Regarding Beauty

21 06 2020

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At the far end of Teignmouth, the town where I live in Devon, there is a large park with three names. Eastcliff, the Rowdens and Mules Park combine to make up what is a magical space of grass meadow, woodland path, shady pond, walled garden, community orchard and flower border. Cherry, ancient oak and chestnut trees are in full leaf right now. Nonetheless, it was the poppies that stopped me in my tracks.

Abundant ruffles of pink, crimson, scarlet, violet and white sprawled across the bank. I whipped out my phone to capture them before they took wing in the wind. I wondered who had planted them so cleverly, knowing with a sure gardener’s eye that their dizzying display would one day stop people in their tracks. Who took the trouble to do this? And why?

Community gardens are one of the loveliest things I can imagine. No gardener myself (I make do with a few pots) I appreciate the work that goes into creating something so naturally beautiful it looks effortless. As I roamed my eye over the bank, and saw the little pathways woven through the display, I felt a surge of admiration for the mind that thought this through. No tribute was needed except my appreciation.

img_1464  Reading Annie Dillard’s slim volume: The Writing Life, I came across this quote from Plato, which asks the ultimate ‘what if’ question. What if we could see beauty without having to judge it? Without having to compare it to something else? Without metaphor or comparison or concept? What if, we could just stand before beauty, and allow it to show its true face. What then?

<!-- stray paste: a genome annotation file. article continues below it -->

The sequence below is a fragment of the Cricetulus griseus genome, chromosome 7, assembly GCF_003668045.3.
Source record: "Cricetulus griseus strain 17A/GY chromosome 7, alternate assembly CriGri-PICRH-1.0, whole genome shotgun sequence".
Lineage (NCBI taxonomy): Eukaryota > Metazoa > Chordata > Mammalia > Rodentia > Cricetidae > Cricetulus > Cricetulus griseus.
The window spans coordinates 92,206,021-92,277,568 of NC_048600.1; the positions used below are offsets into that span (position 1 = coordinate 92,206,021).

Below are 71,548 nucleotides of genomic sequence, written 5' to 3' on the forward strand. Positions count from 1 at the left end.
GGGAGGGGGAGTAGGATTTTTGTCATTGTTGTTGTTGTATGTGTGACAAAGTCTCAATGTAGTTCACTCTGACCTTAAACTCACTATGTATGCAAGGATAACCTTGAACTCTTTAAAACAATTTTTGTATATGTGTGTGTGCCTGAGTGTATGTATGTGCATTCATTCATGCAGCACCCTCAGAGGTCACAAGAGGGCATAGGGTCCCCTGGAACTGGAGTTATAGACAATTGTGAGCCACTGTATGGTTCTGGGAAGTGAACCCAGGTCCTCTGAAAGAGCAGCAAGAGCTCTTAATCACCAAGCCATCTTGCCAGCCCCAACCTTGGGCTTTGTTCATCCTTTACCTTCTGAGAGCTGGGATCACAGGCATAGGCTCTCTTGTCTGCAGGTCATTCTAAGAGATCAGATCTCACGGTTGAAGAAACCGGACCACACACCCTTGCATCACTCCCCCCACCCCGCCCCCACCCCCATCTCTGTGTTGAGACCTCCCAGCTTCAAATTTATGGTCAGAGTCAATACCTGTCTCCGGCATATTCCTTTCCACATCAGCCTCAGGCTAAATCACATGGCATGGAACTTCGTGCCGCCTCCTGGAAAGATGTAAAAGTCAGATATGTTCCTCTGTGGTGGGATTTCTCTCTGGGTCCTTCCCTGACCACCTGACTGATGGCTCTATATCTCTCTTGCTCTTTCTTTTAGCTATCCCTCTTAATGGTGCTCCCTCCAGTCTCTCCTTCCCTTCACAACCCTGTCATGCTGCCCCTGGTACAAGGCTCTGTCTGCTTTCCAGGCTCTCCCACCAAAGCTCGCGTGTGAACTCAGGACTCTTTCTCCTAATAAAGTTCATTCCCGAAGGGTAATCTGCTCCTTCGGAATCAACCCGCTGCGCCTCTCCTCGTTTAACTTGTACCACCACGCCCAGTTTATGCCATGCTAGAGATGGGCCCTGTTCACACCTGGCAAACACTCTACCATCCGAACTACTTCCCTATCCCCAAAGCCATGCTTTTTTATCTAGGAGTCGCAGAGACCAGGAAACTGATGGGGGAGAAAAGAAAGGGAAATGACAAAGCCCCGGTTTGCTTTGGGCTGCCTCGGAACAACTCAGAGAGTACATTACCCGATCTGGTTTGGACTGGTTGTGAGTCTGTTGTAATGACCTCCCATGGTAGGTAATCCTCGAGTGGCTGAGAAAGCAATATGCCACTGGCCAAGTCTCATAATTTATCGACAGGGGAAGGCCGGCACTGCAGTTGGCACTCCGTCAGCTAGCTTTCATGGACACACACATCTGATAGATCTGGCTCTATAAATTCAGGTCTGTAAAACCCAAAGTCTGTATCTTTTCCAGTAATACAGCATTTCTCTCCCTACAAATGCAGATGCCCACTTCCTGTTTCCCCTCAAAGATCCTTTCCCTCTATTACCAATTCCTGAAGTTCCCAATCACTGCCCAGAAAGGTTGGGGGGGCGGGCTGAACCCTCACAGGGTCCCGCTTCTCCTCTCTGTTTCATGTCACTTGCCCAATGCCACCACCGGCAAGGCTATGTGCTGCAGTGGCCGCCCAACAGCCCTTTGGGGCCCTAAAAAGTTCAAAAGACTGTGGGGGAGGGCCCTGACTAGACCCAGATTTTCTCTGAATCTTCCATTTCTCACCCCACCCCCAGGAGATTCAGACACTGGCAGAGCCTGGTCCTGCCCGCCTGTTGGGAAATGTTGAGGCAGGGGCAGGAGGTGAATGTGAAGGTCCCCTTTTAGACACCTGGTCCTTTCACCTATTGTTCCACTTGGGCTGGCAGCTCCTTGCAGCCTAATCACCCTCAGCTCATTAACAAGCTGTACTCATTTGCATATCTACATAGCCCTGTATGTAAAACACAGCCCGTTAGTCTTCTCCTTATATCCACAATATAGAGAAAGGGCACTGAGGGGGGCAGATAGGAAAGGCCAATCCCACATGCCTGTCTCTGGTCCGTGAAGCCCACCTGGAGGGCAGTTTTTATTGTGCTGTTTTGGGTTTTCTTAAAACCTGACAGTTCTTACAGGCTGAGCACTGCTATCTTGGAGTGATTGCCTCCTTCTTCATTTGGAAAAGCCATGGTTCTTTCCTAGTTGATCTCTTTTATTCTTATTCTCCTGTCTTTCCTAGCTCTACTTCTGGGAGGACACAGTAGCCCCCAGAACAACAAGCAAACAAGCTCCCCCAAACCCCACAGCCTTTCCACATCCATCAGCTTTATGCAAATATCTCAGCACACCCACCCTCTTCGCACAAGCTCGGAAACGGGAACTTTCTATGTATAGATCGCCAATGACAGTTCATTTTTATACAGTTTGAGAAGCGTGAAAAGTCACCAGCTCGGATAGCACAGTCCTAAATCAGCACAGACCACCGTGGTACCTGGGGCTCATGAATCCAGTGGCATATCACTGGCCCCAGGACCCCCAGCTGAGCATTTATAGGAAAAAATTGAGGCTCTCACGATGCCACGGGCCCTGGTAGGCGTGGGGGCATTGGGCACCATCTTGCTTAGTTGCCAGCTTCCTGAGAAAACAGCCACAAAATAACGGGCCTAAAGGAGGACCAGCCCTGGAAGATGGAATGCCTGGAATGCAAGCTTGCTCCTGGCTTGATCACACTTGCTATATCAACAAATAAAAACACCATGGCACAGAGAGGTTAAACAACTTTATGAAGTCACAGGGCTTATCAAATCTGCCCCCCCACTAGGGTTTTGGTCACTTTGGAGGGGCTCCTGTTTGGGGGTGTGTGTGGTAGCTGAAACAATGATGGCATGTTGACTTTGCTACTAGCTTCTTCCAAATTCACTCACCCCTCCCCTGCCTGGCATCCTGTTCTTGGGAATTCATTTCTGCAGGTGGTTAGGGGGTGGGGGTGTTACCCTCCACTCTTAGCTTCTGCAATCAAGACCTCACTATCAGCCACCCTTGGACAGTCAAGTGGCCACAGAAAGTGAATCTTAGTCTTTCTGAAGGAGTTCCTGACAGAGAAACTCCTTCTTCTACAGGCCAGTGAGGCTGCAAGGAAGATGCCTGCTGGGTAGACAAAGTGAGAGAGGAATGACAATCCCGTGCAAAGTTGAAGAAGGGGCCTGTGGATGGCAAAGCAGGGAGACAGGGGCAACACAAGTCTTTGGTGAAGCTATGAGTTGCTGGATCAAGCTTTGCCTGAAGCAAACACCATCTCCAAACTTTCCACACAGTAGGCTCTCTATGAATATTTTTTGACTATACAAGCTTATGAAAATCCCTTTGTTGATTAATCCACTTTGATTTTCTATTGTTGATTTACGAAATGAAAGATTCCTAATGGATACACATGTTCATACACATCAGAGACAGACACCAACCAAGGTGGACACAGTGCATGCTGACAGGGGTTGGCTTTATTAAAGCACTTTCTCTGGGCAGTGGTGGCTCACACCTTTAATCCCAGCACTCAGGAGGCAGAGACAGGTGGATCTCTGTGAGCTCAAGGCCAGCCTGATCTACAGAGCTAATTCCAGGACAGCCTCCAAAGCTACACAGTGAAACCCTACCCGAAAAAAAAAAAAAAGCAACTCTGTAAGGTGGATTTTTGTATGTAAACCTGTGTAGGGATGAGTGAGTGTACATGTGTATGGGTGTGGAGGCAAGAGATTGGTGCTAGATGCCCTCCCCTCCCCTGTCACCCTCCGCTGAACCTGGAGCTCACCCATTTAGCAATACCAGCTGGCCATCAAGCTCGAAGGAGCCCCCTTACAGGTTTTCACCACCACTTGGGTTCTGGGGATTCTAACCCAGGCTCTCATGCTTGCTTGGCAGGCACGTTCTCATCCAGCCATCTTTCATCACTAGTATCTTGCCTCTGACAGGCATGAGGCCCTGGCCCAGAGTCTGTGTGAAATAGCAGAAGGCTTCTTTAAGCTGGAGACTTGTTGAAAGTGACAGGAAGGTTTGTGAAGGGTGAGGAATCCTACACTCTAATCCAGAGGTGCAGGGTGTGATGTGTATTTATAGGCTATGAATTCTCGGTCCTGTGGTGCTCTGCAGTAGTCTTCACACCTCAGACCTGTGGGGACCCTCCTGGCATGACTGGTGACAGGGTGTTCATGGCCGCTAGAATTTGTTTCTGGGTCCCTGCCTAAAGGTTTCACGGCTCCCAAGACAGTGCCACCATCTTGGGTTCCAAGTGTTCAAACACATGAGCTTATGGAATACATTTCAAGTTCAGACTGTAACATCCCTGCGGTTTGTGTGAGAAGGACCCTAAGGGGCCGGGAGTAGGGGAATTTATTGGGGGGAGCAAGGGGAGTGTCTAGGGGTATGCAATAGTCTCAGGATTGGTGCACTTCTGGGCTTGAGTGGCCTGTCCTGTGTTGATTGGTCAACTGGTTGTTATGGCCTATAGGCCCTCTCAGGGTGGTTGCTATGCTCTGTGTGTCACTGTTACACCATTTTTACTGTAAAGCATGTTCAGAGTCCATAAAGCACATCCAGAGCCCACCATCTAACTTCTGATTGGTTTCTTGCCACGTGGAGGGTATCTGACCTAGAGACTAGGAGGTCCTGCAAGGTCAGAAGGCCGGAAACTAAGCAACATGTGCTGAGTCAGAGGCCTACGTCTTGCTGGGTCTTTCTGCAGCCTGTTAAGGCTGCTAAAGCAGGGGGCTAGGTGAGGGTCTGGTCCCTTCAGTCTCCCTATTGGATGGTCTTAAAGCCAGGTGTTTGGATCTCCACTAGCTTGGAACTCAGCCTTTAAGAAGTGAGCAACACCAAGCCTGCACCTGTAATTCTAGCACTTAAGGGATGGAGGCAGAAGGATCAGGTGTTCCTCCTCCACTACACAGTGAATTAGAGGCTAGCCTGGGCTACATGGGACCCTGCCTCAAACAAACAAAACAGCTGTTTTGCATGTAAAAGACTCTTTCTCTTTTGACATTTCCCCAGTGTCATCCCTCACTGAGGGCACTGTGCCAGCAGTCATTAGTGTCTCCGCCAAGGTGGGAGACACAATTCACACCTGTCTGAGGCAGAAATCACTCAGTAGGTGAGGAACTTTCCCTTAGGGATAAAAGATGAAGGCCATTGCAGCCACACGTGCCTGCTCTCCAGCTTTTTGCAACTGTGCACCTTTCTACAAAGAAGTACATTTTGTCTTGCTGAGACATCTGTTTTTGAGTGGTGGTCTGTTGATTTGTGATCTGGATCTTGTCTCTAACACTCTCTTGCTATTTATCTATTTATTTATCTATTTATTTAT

Children know how to do this. Living closer to a state of wonder than jaded adults, who have seen too many extravagant bouquets to be moved, a child sees the universal in a delicious new buttercup or dandelion clock. As adults, we’re a bit more picky. We prefer peonies to poppies, roses to ragwort (those pesky weeds!) and congratulate ourselves on our discernment. We know what we like. We admire good taste. Whereas, Beauty Itself, Pure Beauty is nowhere to be found in our carefully cultivated consciousness.

I know formal gardens do not move my imagination in the way a bank of poppies tripping all over themselves with brightness makes me want to party with them, soak up their spirited splendour, their casual look-at-me I haven’t really bothered to dress up vibe. Perhaps it’s because stripped of all pretension, the poppy is a humble flower, which doesn’t need much looking after, which in its low-key way creates a sense of freedom and possibility.

The ephemeral beauty of the poppy is, of course, why we have turned them into symbols of hope. The poppy flings its seed into the hardest, saddest and most painful places on earth. The poppy flourishes on grit. Out of this dark grittiness, emerges the idea of Beauty Itself which does not care what has occurred or whether its presence is welcomed or even noticed.

After Warsaw was ground down to dust during the final acts of destruction from the occupying forces, the local women waited for silence before they emerged with tiny pots of plants or flowers, carefully nurtured during the darkest time in Polish history. The women arranged the plants on doorsteps of homes that were now piles of rubble. While the ruined city heaved under the onslaught, the flowers showed their faces to the sun. What this taught me was that Beauty does not acknowledge brutality. Beauty surpasses pain or grief or torture. Beauty endures and cannot be destroyed.

What if we could be as carelessly unconcerned as simple plants in offering to the world our own unalloyed beauty? What if we could turn our faces to the light without stopping to consider who might be admiring us? What if we could drop our vanity and know that our own moral beauty needs nothing except a few rocky places on which to sow its seed?


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